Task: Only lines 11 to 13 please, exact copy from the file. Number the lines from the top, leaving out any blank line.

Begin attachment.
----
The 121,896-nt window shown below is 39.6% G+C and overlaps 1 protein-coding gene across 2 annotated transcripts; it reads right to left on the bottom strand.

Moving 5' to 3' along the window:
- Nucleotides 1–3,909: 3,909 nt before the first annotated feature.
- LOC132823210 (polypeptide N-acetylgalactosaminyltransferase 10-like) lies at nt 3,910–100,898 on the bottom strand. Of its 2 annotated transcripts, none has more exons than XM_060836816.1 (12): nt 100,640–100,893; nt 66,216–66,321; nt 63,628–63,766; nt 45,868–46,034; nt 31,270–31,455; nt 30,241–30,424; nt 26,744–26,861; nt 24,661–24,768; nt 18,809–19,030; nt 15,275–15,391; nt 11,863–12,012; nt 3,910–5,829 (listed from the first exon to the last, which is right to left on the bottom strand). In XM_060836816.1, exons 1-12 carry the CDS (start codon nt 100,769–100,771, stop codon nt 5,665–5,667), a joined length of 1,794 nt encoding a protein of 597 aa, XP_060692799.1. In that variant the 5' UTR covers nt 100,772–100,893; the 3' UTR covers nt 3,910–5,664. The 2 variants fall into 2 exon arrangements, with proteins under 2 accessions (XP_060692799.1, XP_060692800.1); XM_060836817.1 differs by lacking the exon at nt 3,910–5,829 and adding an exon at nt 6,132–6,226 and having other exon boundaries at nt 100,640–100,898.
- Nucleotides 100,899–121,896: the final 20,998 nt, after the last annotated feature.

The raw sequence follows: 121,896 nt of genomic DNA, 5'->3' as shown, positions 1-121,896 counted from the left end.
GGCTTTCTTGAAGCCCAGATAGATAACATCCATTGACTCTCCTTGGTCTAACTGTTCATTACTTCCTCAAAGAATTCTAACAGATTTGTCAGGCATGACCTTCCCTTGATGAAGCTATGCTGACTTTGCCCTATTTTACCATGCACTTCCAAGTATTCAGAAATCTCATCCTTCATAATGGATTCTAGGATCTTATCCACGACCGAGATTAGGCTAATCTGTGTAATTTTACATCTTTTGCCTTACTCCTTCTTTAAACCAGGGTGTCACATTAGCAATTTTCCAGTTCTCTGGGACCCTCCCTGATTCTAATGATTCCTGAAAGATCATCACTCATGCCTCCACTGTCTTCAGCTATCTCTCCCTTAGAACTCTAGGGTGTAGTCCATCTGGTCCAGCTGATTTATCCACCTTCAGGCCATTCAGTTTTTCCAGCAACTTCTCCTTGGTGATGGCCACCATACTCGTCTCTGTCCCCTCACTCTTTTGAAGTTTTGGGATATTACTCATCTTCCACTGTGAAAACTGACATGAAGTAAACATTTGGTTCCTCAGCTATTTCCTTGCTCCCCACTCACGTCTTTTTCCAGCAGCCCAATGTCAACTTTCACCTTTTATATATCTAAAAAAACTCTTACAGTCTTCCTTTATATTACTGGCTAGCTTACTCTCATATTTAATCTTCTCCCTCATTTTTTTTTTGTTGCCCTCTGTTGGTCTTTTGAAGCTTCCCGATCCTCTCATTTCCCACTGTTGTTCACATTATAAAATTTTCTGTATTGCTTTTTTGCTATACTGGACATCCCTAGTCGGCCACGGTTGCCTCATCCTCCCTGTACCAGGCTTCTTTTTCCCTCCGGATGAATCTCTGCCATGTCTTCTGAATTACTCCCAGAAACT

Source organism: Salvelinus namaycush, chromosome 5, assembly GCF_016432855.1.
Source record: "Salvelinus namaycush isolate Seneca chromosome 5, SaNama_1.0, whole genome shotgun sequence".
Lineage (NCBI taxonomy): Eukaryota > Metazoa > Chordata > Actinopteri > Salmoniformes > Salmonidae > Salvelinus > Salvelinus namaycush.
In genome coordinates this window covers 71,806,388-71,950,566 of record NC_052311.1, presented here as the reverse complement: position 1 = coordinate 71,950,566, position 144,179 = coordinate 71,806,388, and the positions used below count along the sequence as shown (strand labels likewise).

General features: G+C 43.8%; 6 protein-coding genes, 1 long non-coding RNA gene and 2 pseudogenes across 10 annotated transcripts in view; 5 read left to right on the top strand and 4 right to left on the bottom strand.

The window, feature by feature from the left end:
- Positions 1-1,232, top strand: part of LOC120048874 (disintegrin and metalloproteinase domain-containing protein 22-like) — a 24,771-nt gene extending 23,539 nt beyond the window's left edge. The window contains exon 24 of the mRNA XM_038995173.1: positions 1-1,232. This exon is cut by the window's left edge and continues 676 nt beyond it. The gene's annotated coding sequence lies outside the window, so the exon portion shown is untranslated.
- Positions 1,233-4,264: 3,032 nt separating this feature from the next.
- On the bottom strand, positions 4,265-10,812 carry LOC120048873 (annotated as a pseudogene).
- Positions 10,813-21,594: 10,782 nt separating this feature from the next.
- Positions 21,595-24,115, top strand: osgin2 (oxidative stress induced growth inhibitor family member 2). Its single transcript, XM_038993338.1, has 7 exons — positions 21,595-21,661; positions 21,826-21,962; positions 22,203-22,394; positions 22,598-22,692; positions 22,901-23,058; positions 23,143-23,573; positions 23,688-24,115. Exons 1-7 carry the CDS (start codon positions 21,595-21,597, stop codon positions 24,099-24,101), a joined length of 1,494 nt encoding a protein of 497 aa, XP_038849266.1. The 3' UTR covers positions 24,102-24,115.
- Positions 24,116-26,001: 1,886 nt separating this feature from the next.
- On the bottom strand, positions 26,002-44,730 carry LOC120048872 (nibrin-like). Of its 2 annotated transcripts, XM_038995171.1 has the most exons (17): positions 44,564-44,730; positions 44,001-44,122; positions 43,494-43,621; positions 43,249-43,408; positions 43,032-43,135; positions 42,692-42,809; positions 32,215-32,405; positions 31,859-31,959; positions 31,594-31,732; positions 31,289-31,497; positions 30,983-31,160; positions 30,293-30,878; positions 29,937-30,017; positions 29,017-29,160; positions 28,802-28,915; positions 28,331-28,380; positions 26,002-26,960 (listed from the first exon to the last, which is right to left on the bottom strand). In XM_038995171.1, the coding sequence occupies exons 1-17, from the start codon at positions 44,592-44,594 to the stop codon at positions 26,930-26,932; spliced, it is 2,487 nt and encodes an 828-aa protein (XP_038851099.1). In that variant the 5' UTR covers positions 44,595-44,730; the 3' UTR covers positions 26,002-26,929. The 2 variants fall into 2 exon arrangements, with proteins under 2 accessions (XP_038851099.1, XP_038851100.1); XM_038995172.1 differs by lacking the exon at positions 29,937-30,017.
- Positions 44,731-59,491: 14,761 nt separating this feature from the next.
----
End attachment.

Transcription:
In genome coordinates this window covers 71,806,388-71,950,566 of record NC_052311.1, presented here as the reverse complement: position 1 = coordinate 71,950,566, position 144,179 = coordinate 71,806,388, and the positions used below count along the sequence as shown (strand labels likewise).

General features: G+C 43.8%; 6 protein-coding genes, 1 long non-coding RNA gene and 2 pseudogenes across 10 annotated transcripts in view; 5 read left to right on the top strand and 4 right to left on the bottom strand.

The window, feature by feature from the left end: